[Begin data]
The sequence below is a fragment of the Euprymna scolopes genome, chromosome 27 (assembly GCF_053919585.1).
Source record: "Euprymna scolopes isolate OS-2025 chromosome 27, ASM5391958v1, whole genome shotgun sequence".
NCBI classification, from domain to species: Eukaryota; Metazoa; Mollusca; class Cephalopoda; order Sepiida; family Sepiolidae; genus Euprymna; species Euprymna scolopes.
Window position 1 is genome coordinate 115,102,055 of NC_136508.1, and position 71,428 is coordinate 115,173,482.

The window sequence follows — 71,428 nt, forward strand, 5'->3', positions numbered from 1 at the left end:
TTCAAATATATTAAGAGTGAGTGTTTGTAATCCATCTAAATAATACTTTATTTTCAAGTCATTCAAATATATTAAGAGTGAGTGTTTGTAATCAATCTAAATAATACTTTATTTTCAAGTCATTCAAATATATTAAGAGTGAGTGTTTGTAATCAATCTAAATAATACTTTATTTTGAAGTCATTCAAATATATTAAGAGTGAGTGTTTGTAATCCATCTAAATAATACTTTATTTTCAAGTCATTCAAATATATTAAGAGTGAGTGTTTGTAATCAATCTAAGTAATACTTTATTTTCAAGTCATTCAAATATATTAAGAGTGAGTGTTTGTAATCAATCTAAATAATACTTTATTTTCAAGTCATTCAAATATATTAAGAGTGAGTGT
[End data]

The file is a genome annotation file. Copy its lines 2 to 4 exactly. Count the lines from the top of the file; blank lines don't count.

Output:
Source record: "Euprymna scolopes isolate OS-2025 chromosome 27, ASM5391958v1, whole genome shotgun sequence".
NCBI classification, from domain to species: Eukaryota; Metazoa; Mollusca; class Cephalopoda; order Sepiida; family Sepiolidae; genus Euprymna; species Euprymna scolopes.
Window position 1 is genome coordinate 115,102,055 of NC_136508.1, and position 71,428 is coordinate 115,173,482.